Football Federation Australia (FFA) has taken an important step towards achieving gender parity in Australian football following the announcement of its Gender Equality Action Plan 2019.
The ten-year plan focuses on five key areas including leadership, participation and facilities, the gender pay gap, the Westfield Matildas, and future Westfield Matildas (youth development pathways).
Central to the plan is the realisation of 50/50 grassroots participation for males and females, and a set of underpinning initiatives that will help the game to make its Gender Equality advancements.
These initiatives include dedicated funding for women’s and girls’ football facilities, club education programs to change perceptions and tackle cultural issues within clubs, the appointment of more development officers to implement and support the rollout of new programs for women and girls, increased alignment with Member Federations and Hyundai A-League and Westfield W-League clubs regarding key programs and initiatives, and enhanced marketing and promotion of women’s football across the board.
“The time for action to achieve equality for female players and long-term health benefits for the whole nation is right now,” Gallop said.
“We believe football is a sport for everyone and that our game truly reflect the diversity of Australia and brings communities together. Yet it is widely recognised that women and men, girls and boys, are not currently treated as equals at all levels of football.
“We know that there is more work to be done, and that this work must be accelerated if we are to create a truly equal playing field.
“It is well overdue for young Australians to look around them and see girls and boys having equal access to local sports fields, equal opportunities to play at a local, state and national level, and to see their favourite football stars being paid fairly and equally,” he said.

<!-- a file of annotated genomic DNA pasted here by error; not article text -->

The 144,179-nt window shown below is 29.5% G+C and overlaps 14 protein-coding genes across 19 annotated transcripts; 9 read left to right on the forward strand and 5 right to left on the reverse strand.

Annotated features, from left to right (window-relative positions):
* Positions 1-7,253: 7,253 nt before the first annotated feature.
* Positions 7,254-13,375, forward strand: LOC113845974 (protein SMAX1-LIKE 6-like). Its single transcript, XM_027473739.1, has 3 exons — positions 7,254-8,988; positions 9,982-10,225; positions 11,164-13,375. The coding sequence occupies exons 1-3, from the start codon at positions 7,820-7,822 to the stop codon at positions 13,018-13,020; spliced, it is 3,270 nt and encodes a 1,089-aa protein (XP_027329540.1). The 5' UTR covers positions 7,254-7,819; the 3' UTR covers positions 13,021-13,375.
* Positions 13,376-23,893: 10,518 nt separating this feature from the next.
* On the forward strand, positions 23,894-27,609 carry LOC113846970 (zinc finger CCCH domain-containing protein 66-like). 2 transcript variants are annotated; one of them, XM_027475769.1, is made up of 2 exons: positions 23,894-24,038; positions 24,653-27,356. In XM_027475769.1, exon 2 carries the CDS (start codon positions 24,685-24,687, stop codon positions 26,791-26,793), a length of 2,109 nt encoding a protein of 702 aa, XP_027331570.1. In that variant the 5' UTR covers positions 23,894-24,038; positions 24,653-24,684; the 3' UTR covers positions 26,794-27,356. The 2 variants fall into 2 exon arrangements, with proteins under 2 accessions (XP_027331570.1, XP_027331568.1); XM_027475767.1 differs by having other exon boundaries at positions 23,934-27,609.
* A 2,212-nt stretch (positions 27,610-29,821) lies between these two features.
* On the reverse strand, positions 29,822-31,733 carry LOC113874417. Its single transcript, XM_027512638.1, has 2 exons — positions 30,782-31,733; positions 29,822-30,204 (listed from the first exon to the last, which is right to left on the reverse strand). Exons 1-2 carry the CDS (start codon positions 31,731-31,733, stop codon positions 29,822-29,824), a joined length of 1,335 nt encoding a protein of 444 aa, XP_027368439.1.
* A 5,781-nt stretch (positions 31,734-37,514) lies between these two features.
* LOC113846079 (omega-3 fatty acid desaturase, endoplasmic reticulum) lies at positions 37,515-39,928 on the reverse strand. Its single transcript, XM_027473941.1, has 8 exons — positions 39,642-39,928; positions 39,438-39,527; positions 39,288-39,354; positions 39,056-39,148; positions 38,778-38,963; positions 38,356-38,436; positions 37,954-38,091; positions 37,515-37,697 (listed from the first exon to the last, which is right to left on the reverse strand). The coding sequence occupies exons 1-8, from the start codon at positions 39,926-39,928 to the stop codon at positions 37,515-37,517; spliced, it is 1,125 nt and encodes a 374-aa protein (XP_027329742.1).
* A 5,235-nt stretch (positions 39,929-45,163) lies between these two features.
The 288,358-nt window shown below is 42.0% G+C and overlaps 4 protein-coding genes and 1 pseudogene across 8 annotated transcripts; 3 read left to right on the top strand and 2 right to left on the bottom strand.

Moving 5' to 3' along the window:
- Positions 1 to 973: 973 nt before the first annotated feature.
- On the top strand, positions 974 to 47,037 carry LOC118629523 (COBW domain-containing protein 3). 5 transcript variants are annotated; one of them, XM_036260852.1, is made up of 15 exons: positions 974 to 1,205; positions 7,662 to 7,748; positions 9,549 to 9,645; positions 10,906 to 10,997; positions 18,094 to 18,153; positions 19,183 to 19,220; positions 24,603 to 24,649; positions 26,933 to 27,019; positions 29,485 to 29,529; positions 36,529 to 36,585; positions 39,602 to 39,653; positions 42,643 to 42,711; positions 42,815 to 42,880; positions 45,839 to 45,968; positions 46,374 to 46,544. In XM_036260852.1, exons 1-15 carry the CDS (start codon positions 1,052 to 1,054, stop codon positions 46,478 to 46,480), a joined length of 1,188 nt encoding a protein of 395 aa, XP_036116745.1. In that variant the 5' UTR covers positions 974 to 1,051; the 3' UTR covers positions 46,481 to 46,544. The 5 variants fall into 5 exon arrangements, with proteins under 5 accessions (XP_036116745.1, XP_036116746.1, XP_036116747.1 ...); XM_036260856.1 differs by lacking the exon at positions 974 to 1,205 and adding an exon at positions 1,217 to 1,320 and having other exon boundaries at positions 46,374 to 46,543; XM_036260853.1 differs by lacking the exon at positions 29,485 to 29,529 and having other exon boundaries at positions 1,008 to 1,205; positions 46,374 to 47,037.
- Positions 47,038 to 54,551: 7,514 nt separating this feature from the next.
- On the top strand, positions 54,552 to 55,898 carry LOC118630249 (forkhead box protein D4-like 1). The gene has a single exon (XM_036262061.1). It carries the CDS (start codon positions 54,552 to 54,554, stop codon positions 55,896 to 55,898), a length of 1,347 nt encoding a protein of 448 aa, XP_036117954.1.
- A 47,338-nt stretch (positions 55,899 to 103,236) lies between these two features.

The Deputy Leader of the Opposition and Shadow Minister for Women, the Honourable Tanya Plibersek MP, congratulated the FFA for their initiative.
“Every Matilda starts their sporting career at a local club. We need to ensure that every girl from their first kick onwards has the opportunity to be their best and to enjoy themselves in a positive, safe and supportive environment. The FFA’s Gender Equality Action Plan is comprehensive from the need for appropriate local facilities to women in leadership and administrative positions,” Plibersek said.
The plan also acknowledges the importance of hosting the FIFA Women’s World Cup in Australia in 2023 in reaching the goals of the action plan.
Research conducted on behalf of FFA projected that hosting the FIFA Women’s World Cup in 2023 would lead to approximately 270,000 Australian women and girls playing structured football who would otherwise not register to play. Currently, 139,000 women and girls are playing in structured football (affiliated to FFA), which makes up 21% of all participants nationwide.
To access FFA’s Gender Equality Action Plan 2019, please click here.
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